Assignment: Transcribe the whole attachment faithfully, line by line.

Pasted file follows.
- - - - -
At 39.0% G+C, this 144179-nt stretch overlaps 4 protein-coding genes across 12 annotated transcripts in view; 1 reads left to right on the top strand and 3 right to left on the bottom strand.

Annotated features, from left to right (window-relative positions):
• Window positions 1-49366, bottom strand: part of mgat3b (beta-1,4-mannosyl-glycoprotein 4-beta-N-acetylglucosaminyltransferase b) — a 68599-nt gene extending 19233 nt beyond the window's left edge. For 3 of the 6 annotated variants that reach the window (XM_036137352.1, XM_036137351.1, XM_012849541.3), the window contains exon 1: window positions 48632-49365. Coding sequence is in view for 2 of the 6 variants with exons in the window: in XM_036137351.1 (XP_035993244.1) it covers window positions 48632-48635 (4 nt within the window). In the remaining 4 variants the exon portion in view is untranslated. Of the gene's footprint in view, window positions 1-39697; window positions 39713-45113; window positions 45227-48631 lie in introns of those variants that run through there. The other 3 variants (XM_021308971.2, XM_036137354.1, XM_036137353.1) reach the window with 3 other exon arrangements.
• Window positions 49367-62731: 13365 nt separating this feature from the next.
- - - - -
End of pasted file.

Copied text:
At 39.0% G+C, this 144179-nt stretch overlaps 4 protein-coding genes across 12 annotated transcripts in view; 1 reads left to right on the top strand and 3 right to left on the bottom strand.

Annotated features, from left to right (window-relative positions):
• Window positions 1-49366, bottom strand: part of mgat3b (beta-1,4-mannosyl-glycoprotein 4-beta-N-acetylglucosaminyltransferase b) — a 68599-nt gene extending 19233 nt beyond the window's left edge. For 3 of the 6 annotated variants that reach the window (XM_036137352.1, XM_036137351.1, XM_012849541.3), the window contains exon 1: window positions 48632-49365. Coding sequence is in view for 2 of the 6 variants with exons in the window: in XM_036137351.1 (XP_035993244.1) it covers window positions 48632-48635 (4 nt within the window). In the remaining 4 variants the exon portion in view is untranslated. Of the gene's footprint in view, window positions 1-39697; window positions 39713-45113; window positions 45227-48631 lie in introns of those variants that run through there. The other 3 variants (XM_021308971.2, XM_036137354.1, XM_036137353.1) reach the window with 3 other exon arrangements.
• Window positions 49367-62731: 13365 nt separating this feature from the next.